Assistant coach Tripp MacKay tosses ball after ball in the batting cages. It’s something he does for hours every day.
“A little to the inside,” freshman catcher Taylor Ellsworth said one afternoon.
Ellsworth rocked on her back right hip, and her front foot tilted back with it. As the ball approached, her body shifted and her foot planted as she leaned into the ball, knocking it into the net in front of MacKay. Her follow-through swing rounded over her back before she reset on her back hip.
Every swing had the same motion at varied speeds. MacKay preaches consistency. It’s something that has worked for Ellsworth, who hones the top batting average on the team at .500.
“It’s those little bitty things that make a swing difference,” MacKay said. “Sometimes you’re not just trying to strip them down and rebuild them, you’re just kind of adding to the base they already have. Couple things that we harp on are balance, keeping our head still when we swing, getting them to really incorporate their legs in their swing.”
MacKay has origins in baseball, playing at Florida and Oklahoma State, dabbling in the minor leagues for four years before stepping into coaching. His career in softball started at Oklahoma, where he was the assistant coach from 2007–2015.
MacKay helped lead the Sooners to eight postseason appearances and four Women’s College World Series berths. This weekend, the Longhorns will face the fellow fruits of his labor.
“To me, it’s another game on the schedule,” MacKay said. “Just trying to keep everything the same because sometimes the hype can get over processed and the girls go out and they press and they try to do too much.”
Before his job at Texas, MacKay served as director of training and player development and co-head coach on a new National Professional Fastpitch softball team with long-time friend of the Oklahoma program, Connie May.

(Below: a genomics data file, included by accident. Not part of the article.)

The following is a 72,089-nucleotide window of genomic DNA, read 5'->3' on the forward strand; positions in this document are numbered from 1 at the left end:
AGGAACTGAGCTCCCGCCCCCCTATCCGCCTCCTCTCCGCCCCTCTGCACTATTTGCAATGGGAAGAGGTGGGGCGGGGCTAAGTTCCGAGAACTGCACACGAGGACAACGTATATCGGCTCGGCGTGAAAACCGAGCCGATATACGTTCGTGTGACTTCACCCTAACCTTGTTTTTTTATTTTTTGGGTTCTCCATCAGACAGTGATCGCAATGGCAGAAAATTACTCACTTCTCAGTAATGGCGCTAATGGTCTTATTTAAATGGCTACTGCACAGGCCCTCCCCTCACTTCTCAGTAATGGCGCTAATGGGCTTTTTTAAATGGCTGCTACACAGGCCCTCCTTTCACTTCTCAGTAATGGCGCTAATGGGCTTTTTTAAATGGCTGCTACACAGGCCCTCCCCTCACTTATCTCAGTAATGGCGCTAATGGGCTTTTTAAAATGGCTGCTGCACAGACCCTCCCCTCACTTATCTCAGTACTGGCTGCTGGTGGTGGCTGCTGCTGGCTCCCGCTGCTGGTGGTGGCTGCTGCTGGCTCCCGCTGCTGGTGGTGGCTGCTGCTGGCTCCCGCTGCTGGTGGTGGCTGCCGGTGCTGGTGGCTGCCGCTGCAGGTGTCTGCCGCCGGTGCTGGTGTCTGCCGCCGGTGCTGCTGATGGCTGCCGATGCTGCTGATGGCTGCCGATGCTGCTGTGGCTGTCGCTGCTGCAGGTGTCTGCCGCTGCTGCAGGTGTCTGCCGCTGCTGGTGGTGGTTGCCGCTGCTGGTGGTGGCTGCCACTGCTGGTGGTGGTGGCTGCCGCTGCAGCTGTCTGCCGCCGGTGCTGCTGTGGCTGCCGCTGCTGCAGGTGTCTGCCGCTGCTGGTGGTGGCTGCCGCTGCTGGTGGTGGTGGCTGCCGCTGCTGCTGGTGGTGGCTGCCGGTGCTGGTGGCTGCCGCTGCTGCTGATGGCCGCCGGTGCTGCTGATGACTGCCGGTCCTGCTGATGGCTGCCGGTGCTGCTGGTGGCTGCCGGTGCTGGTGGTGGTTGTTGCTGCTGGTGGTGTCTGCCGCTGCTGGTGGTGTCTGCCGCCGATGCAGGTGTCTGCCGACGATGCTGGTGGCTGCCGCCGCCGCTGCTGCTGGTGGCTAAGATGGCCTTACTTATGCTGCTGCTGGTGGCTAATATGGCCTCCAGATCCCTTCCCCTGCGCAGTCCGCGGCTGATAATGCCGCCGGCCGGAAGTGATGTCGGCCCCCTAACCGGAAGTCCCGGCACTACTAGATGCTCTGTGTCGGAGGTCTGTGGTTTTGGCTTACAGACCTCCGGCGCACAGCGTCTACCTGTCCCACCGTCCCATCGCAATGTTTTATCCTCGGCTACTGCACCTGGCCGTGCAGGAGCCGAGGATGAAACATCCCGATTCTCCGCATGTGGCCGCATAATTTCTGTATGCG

May built the team — the Scrap Yard Dawgs — as the first professional team in the Houston area since 2007.
“It’s a different level,” MacKay said. “Obviously the game is faster, better pitching, better hitting, better everything. It was fun because this team actually let us really be coaches and I really got to work with the players. It was a good experience.”
MacKay worked for one year at the Scrap Yard before head coach Connie Clark called him with the job at Texas.
“He is extremely detailed in his style,” May said. “He has worked tirelessly to create a brand for himself. He knows every facet of his brand and works very hard to communicate it to every athlete on an individual level.”
Many Longhorns have seen offensive improvement but have struggled to get the timely hits they need to close out games.
“Timely hits is just them not trying to do too much at that point,” MacKay said. “Lot of times as a hitter, when I see them swing at bad pitches, it’s usually just them trying to do too much.”
Learning a new hitting philosophy in the midst of a tough schedule has been hard for the Longhorns, but it is taking a positive direction.
“Our mentality has changed a lot,” senior first baseman Kelli Hanzel said. “There’s more confidence at the plate. Just having a plan and seeing a lot of success at
As MacKay walks out of the batting cages, he jogs over to the team huddle in his gray t-shirt with an orange Longhorn across his chest and orange shorts. Although the Red River Rivalry brews at McCombs Field this weekend, MacKay will only be focused on success of his Longhorn team.
“Seeing their eyes light up or that smile, like, ‘I know I’ve been working on this’ and that finally shows up,” MacKay said. “It’s that one little piece, maybe a ground ball or a swing that gives them that extra little edge. I think that’s the biggest gratification a coach can have.”